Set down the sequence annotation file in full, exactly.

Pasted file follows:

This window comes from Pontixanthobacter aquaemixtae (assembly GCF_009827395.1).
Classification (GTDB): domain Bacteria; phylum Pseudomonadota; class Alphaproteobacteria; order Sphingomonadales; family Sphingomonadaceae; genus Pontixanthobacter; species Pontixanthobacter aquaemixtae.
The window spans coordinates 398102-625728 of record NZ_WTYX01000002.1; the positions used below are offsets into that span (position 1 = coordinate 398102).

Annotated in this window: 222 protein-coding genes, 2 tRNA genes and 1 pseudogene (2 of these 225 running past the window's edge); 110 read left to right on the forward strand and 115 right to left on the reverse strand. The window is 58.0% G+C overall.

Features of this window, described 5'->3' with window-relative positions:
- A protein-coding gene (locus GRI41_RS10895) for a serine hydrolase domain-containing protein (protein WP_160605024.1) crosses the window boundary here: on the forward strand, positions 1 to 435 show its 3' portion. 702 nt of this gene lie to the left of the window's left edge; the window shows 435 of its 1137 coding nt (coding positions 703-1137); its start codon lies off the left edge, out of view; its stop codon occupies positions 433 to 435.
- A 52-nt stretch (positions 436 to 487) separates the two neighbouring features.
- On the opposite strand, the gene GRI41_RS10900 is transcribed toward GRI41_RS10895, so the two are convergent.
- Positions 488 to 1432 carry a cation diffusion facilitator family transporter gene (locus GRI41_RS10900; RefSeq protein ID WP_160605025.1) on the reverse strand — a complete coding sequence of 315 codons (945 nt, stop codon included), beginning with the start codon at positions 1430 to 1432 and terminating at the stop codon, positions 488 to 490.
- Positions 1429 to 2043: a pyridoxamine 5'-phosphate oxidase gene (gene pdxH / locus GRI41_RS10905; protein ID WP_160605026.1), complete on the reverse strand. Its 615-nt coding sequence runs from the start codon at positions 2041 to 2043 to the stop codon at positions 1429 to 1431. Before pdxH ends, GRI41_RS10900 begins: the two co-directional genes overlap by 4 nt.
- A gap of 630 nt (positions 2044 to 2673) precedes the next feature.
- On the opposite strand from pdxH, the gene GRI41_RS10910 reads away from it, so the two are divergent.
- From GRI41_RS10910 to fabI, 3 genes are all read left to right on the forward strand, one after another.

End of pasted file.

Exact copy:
This window comes from Pontixanthobacter aquaemixtae (assembly GCF_009827395.1).
Classification (GTDB): domain Bacteria; phylum Pseudomonadota; class Alphaproteobacteria; order Sphingomonadales; family Sphingomonadaceae; genus Pontixanthobacter; species Pontixanthobacter aquaemixtae.
The window spans coordinates 398102-625728 of record NZ_WTYX01000002.1; the positions used below are offsets into that span (position 1 = coordinate 398102).

Annotated in this window: 222 protein-coding genes, 2 tRNA genes and 1 pseudogene (2 of these 225 running past the window's edge); 110 read left to right on the forward strand and 115 right to left on the reverse strand. The window is 58.0% G+C overall.

Features of this window, described 5'->3' with window-relative positions:
- A protein-coding gene (locus GRI41_RS10895) for a serine hydrolase domain-containing protein (protein WP_160605024.1) crosses the window boundary here: on the forward strand, positions 1 to 435 show its 3' portion. 702 nt of this gene lie to the left of the window's left edge; the window shows 435 of its 1137 coding nt (coding positions 703-1137); its start codon lies off the left edge, out of view; its stop codon occupies positions 433 to 435.
- A 52-nt stretch (positions 436 to 487) separates the two neighbouring features.
- On the opposite strand, the gene GRI41_RS10900 is transcribed toward GRI41_RS10895, so the two are convergent.
- Positions 488 to 1432 carry a cation diffusion facilitator family transporter gene (locus GRI41_RS10900; RefSeq protein ID WP_160605025.1) on the reverse strand — a complete coding sequence of 315 codons (945 nt, stop codon included), beginning with the start codon at positions 1430 to 1432 and terminating at the stop codon, positions 488 to 490.
- Positions 1429 to 2043: a pyridoxamine 5'-phosphate oxidase gene (gene pdxH / locus GRI41_RS10905; protein ID WP_160605026.1), complete on the reverse strand. Its 615-nt coding sequence runs from the start codon at positions 2041 to 2043 to the stop codon at positions 1429 to 1431. Before pdxH ends, GRI41_RS10900 begins: the two co-directional genes overlap by 4 nt.
- A gap of 630 nt (positions 2044 to 2673) precedes the next feature.
- On the opposite strand from pdxH, the gene GRI41_RS10910 reads away from it, so the two are divergent.
- From GRI41_RS10910 to fabI, 3 genes are all read left to right on the forward strand, one after another.